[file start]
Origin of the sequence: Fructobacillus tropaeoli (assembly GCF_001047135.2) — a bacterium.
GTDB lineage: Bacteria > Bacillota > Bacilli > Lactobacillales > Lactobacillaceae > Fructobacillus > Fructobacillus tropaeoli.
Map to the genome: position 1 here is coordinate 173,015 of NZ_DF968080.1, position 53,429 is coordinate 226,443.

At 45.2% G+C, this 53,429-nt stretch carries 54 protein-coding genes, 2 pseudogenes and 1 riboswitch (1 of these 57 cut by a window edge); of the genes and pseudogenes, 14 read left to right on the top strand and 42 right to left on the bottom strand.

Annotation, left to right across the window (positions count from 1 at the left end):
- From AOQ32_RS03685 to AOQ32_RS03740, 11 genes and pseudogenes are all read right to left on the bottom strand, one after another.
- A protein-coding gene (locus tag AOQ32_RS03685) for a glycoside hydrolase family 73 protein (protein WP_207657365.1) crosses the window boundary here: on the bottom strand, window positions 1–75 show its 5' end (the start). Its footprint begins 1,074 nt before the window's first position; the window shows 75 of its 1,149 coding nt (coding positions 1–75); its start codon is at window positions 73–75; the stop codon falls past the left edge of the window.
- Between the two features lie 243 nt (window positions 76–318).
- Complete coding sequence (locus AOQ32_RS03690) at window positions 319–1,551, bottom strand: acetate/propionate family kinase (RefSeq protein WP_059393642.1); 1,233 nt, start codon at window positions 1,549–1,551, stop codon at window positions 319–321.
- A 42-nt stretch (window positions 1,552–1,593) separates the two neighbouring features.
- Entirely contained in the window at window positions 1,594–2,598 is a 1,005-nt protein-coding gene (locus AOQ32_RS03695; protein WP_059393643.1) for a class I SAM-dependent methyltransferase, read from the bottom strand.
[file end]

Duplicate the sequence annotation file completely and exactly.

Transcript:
Origin of the sequence: Fructobacillus tropaeoli (assembly GCF_001047135.2) — a bacterium.
GTDB lineage: Bacteria > Bacillota > Bacilli > Lactobacillales > Lactobacillaceae > Fructobacillus > Fructobacillus tropaeoli.
Map to the genome: position 1 here is coordinate 173,015 of NZ_DF968080.1, position 53,429 is coordinate 226,443.

At 45.2% G+C, this 53,429-nt stretch carries 54 protein-coding genes, 2 pseudogenes and 1 riboswitch (1 of these 57 cut by a window edge); of the genes and pseudogenes, 14 read left to right on the top strand and 42 right to left on the bottom strand.

Annotation, left to right across the window (positions count from 1 at the left end):
- From AOQ32_RS03685 to AOQ32_RS03740, 11 genes and pseudogenes are all read right to left on the bottom strand, one after another.
- A protein-coding gene (locus tag AOQ32_RS03685) for a glycoside hydrolase family 73 protein (protein WP_207657365.1) crosses the window boundary here: on the bottom strand, window positions 1–75 show its 5' end (the start). Its footprint begins 1,074 nt before the window's first position; the window shows 75 of its 1,149 coding nt (coding positions 1–75); its start codon is at window positions 73–75; the stop codon falls past the left edge of the window.
- Between the two features lie 243 nt (window positions 76–318).
- Complete coding sequence (locus AOQ32_RS03690) at window positions 319–1,551, bottom strand: acetate/propionate family kinase (RefSeq protein WP_059393642.1); 1,233 nt, start codon at window positions 1,549–1,551, stop codon at window positions 319–321.
- A 42-nt stretch (window positions 1,552–1,593) separates the two neighbouring features.
- Entirely contained in the window at window positions 1,594–2,598 is a 1,005-nt protein-coding gene (locus AOQ32_RS03695; protein WP_059393643.1) for a class I SAM-dependent methyltransferase, read from the bottom strand.